Your op-ed relating to credential inflation is on point. Beyond college credential inflation there is another "credential" inflation virus that has infected the US. It is the license or certification credential. No longer are 10 to 20 years in a field enough for an individual's worth or contribution. Individuals are now required to be certified or have credentials. Certifications that go beyond passing the bar, CPA, MD etc. Certifications such as black belt 6 sigma, AIPCS, PPM, CFA, CIA, CMA, etc..... Credentials that mean nothing more than the holder of the credential passed an exam. Again business assigning magic powers to an individual with credentials versus real world experience. It has created an entire industry on certification test prep, test taking etc.... while contributing nothing to the work environment. Even worse, relating to credential inflation, I have seen job ads, especially government job ad, that require a certain amount of real world experience, yet they also require college transcripts/grades regardless of whether the individual has been out of college for a period that makes transcripts/grades irrelevant. P.S. My background is 15+ years in finance, operations and project management, in manufacturing, hi-tech, telecom and cpg industries, complimented by an MBA/JD.
Blogging at Harvard Business Review, Michael Schrage makes a strong case that higher education has been oversold. What people need to succeed are skills and college is neither necessary nor sufficient for that. He calls higher education "a misleading-to-malignant proxy for economic productivity or performance." Very well put.
I'm pleased to introduce Jason Fertig as a new contributor at NAS.org. Dr. Fertig is an NAS member and assistant professor of management at the University of Southern Indiana. Dr. Fertig brings a depth of perception and lively anecdotes from his own experience in the classroom to speak to some of the most real issues in higher education today. He has written three articles for NAS so far:
More Millennials Need to Work at McDonalds advises recent college graduates: get a job, anywhere. Real Sustainability: Saving Our Sense of Culture asks, "Are we failing to hand down our cultural legacy to the next generation?" Dangers of Credentialing the College Degree: A Real-Life Example is a case study that illustrates the popular idea that students are entitled to get a passing grade - even if they don't earn one.
I especially recommend the third article, which received attention from blogs such as Phi Beta Cons and Joanne Jacobs. Also check out his essay at the Pope Center on the gap year, The Gift of Academic Maturity. Fertig spoke about the gap year this morning on Wisconsin Public Radio. You can look forward to more NAS articles by Dr. Fertig in the weeks ahead.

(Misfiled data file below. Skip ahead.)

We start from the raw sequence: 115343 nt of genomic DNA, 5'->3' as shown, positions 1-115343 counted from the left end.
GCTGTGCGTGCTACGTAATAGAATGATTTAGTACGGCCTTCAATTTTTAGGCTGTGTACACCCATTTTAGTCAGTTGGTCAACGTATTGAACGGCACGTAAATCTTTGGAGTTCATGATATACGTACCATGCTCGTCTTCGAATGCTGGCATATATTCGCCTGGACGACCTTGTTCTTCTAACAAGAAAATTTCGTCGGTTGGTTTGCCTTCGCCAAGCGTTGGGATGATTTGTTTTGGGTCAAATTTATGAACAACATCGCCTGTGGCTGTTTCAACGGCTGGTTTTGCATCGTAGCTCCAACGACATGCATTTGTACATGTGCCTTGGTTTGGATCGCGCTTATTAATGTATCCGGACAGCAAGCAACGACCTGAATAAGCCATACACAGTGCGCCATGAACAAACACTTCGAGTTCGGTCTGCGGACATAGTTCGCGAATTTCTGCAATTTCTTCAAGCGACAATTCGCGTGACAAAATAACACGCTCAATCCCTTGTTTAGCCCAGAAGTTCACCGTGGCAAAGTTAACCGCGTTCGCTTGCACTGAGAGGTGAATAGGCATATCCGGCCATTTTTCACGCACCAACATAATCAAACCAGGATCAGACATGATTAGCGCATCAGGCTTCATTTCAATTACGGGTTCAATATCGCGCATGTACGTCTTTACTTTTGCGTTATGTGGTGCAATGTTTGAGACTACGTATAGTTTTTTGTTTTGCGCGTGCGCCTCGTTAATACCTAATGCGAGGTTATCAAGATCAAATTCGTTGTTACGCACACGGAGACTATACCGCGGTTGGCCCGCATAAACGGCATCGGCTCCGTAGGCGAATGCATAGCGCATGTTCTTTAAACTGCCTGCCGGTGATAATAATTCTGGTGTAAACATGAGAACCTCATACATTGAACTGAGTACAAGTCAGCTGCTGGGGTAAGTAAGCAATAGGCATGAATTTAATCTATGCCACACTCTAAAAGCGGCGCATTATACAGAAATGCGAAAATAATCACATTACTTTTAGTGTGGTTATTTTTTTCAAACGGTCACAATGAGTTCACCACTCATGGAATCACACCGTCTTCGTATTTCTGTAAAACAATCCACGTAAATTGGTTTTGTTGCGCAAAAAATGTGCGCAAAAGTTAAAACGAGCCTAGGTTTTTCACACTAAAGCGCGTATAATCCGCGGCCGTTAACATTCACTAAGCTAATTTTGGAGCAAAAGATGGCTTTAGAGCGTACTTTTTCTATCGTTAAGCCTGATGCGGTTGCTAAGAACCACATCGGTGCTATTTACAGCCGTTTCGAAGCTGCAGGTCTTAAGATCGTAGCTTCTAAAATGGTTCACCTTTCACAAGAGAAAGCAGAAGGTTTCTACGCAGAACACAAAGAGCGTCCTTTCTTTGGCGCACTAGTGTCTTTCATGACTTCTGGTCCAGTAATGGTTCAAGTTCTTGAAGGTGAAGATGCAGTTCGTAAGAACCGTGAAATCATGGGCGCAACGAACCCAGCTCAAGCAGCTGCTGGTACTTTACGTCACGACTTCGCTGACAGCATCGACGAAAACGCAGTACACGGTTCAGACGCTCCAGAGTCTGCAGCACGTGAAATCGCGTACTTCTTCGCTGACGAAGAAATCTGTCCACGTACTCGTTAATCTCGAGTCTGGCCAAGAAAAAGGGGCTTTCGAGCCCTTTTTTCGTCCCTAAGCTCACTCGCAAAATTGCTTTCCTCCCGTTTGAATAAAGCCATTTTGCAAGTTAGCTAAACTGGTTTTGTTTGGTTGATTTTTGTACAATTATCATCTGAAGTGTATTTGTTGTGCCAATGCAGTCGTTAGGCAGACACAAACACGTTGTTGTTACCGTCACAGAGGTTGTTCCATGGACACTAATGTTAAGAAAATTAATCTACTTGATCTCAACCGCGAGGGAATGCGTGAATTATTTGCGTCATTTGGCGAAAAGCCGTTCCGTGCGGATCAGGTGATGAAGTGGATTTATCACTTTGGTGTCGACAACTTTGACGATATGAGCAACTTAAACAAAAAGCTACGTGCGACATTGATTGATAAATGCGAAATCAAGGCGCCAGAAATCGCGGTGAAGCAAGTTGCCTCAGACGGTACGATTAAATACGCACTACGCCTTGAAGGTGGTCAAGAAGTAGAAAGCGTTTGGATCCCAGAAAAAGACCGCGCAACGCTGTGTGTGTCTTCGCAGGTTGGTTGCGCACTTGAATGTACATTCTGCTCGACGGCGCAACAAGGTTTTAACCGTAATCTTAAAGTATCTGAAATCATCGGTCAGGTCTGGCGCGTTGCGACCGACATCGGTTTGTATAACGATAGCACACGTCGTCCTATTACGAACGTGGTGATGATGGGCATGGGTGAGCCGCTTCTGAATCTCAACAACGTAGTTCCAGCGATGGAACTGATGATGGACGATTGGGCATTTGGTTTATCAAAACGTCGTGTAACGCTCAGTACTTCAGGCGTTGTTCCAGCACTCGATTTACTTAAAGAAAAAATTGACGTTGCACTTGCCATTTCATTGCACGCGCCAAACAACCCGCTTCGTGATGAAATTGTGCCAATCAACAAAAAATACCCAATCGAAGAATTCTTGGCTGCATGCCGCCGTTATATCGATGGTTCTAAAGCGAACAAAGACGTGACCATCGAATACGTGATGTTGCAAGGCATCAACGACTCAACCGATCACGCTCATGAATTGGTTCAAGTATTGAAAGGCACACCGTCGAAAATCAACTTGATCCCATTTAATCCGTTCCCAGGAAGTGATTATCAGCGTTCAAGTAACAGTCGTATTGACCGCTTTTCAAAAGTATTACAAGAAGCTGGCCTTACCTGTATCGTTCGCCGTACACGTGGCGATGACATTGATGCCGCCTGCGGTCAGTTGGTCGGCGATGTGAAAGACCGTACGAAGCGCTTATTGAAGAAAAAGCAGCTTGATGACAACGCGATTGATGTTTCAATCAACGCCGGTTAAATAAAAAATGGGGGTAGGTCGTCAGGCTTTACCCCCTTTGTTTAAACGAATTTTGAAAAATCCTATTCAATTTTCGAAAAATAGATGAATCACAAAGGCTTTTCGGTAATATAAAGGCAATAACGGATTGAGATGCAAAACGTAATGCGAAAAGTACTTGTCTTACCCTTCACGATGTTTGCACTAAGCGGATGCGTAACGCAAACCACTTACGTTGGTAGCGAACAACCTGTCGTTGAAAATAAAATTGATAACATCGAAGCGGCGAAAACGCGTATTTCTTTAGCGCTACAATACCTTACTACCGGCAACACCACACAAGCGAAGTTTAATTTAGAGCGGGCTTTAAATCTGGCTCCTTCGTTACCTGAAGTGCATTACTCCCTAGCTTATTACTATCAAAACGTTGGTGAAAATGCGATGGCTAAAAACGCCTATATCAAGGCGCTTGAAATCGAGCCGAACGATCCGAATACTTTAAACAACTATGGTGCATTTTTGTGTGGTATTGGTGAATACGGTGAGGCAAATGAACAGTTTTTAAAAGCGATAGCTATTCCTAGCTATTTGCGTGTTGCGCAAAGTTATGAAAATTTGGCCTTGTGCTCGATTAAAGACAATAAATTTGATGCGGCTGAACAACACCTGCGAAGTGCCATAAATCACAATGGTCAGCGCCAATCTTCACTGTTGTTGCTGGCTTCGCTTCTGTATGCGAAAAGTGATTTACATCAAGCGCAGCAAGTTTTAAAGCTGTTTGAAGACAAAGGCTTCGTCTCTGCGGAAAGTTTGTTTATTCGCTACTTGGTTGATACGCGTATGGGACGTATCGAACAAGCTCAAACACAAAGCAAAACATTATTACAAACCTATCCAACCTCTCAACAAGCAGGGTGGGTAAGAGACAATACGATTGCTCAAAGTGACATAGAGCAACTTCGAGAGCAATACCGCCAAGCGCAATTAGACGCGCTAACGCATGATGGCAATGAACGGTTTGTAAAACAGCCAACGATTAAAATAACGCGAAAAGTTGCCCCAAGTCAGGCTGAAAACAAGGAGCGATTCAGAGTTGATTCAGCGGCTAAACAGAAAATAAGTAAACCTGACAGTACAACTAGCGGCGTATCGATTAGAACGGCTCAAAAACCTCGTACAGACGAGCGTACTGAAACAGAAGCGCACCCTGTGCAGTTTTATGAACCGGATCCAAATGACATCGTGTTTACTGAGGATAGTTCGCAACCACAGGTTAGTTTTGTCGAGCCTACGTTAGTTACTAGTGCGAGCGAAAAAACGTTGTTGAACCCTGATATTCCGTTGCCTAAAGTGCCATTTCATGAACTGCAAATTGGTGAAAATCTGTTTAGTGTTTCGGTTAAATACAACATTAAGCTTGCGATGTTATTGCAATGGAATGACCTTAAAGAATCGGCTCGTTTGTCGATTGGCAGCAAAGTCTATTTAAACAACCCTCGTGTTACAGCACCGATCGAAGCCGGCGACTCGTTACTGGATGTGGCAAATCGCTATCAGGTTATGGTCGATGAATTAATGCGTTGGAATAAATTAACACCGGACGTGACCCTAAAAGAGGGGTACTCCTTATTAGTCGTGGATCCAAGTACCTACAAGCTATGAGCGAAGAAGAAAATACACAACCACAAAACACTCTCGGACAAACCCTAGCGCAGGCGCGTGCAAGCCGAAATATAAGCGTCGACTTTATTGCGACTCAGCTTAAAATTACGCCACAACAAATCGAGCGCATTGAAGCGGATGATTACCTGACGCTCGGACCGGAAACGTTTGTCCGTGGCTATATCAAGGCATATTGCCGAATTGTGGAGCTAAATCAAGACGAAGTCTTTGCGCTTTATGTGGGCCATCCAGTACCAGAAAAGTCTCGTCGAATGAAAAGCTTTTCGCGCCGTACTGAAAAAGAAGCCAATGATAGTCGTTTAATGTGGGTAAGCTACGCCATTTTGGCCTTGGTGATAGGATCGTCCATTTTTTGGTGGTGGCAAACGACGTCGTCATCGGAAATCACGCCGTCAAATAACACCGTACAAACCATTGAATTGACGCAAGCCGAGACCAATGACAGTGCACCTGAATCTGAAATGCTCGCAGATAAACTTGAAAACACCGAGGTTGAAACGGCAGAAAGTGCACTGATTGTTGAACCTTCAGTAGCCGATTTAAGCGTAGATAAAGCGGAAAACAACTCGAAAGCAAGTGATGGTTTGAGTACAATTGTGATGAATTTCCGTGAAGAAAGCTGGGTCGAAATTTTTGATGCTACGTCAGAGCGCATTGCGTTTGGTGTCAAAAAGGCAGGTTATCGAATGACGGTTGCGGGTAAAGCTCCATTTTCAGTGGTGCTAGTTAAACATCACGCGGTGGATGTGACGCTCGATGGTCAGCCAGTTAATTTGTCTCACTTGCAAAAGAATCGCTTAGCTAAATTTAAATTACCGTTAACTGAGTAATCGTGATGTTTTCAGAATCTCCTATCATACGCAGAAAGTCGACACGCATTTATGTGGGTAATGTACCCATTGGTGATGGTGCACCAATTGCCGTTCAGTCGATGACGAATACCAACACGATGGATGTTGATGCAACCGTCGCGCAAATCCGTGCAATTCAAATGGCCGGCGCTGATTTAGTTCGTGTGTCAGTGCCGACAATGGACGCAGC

The Financial Times has an article on how corporations, which formerly touted their commitment to the environment as a marketing ploy, now really believe in the eco-cause. More and more business schools have "infused" sustainability into the curriculum due to student and corporate demand:
A cynic might question how deeply companies believe in the value of social responsibility but Tom Lyon, director of the Erb Institute at University of Michigan who holds an endowed chair at the school from Dow Chemical, insists that companies that approach him are “sincere”. “I am sure there’s some degree of reputation and image building, but there is also a sincere effort to be connected with a university. These companies want to be up to speed on the latest thinking, to know what students are thinking and to understand how to get the next generation’s best and brightest to come work for them.”
A sustainability director at Yale said, “We know you can get filthy rich destroying the planet, but now we’re starting to think about how you can make lots of money saving the planet.”
A colleague who teaches at Baruch College (the City University of New York's business school) forwarded an e-mail from the Baruch administration reminding faculty who teach certain core courses such as Marketing Foundations that they must follow a forced grade distribution of "20-30% A or A-, 40-50% B(+/-) (and) 25-30% C+ or lower". This curve is reminiscent of one under which I've labored as an adjunct at the NYU Stern School of business, where A's are limited to 35%. Grade inflation is characteristic of a McDonaldized higher education system under which students are customers for a degree product. But the solution is not intensification of the McDonaldization by inappropriately forcing distributions. There is no reason to assume that learning is normally distributed. All of the students in the class may learn the material well. The quality expert Edward I. Deming, who says that he gave all A's when he taught at the NYU Business School, points out that it is difficult to know the underlying productive abilities of a group of employees (or students) and that performance may be uniformly as well as normally distributed. Imposing a normal distribution on a uniform population is capricious, adds variance to the system and so is disruptive in Deming's view.